Democratic View: A voice, a vote and power
Alice Paul, former Ridgefield resident, suffragist, activist and visionary political leader achieved a lasting impact on American history. An unparalleled political strategist, she is remembered for her successful efforts to pass the 19th Amendment, which secured women the right to vote, and for her authorship of the Equal Rights Amendment, passed by Congress in 1972, but not as yet ratified.
In her era, women who raised their voices to power experienced extraordinary social and physical risks. Intimidation including incarceration, forced feeding and isolation were used (unsuccessfully) to ensure her silence. Her “unladylike” behavior -- including organizing protests against President Wilson’s inaction on the 19th Amendment — was considered radical, even “militant.” Just like the women who marched on Washington in 2017, Alice Paul’s led thousands of women to march on D.C. just prior to Wilson’s inauguration. They wanted justice, equal rights and the right to vote.
Their voices were heard.
Nearly 100 years after the 19th Amendment was passed by Congress, the votes of women are linked inextricably to the results of the 2018 midterm elections which dramatically shifted the balance of power in the U.S. House of Representatives from Republican to Democrat, increased the percentage of Democrats serving in Connecticut’s legislature, and elected a Democrat as governor. According to the Cooperative Congressional Election Study, 60% of women who voted for one of the two major parties voted for Democratic candidates; only 47% of men did. That’s a gender gap of 13 points. The gender gap is particularly acute among college-educated suburban women — like those in Ridgefield — who increased their votes for Democrats by eight points.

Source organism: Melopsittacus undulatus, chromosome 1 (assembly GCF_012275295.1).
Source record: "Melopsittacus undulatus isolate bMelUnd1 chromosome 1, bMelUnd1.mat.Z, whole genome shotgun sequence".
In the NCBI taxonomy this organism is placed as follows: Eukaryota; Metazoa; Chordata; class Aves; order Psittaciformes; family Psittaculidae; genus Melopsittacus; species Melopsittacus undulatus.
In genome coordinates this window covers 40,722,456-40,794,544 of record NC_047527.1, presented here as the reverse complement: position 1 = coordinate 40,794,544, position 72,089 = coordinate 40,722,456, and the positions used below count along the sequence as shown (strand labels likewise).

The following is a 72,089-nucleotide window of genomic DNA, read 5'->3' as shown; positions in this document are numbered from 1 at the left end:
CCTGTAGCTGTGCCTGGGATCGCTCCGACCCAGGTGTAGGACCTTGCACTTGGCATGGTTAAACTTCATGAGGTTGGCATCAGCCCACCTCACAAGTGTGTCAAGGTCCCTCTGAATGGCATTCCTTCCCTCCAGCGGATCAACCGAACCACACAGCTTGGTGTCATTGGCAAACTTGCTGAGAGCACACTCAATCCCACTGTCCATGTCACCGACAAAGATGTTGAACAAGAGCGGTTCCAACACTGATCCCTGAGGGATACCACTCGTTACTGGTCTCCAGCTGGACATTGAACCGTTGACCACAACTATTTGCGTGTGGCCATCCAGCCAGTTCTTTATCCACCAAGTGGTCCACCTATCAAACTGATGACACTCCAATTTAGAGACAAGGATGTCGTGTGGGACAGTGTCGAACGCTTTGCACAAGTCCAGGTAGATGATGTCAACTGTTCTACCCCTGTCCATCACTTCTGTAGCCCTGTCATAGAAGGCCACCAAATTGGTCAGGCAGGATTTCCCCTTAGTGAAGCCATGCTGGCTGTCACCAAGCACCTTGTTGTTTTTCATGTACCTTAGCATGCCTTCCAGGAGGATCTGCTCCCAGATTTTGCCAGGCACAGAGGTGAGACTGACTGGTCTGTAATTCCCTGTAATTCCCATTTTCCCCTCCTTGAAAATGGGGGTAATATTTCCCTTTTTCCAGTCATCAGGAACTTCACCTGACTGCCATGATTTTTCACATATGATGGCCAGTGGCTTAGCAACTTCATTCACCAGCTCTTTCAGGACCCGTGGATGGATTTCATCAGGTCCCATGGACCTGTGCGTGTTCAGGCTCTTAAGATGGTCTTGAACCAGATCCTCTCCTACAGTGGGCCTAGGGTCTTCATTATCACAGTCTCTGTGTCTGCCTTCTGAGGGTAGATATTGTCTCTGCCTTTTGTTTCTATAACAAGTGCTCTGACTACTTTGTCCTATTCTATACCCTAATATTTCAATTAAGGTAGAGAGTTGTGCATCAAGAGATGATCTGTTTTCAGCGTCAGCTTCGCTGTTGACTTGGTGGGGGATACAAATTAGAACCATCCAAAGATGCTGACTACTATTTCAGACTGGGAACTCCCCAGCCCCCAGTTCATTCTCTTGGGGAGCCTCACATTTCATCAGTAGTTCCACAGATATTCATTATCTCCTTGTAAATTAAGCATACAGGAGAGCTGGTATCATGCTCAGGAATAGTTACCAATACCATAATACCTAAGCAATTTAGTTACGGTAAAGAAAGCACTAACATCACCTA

When Congress convened on Jan. 3 a record number of 106 women are members of the House of Representatives (out of 435; 91 Democrats, 15 Republicans); 25 women are in the Senate (out of 100; 17 Democrats, eight Republicans). Women’s votes in 2018, and the Democratic majority, had a seminal impact on the election of Nancy Pelosi as speaker of the House. The most powerful woman in politics. Third in line (president, vice president, speaker) in our government.
Votes for women, Alice Paul’s passion, have created power for women.
“There is nothing complicated about ordinary equality,” Alice Paul declared regarding the Equal Rights Amendment. This is especially true in matters of governance and politics. Women with political power are not wise-cracking gal Fridays, devoted silent partners or sidekicks to their male counterparts. In 2016, a woman received more votes for president than any man, ever. No need to designate “pink” or “blue” slots on a ballot.
Women raise tough questions (even subpoenas!), propose statutes, start movements, pass or reject budgets and work to understand, then solve, the current and future needs of our communities. They are equal to the challenges. How women use power as a strength is seen in their actions.
Alice Paul worked for equality and justice, achieving part of her vision. It is our honor and responsibility to make her proud.
The Ridgefield Democratic Town Committee provides this column.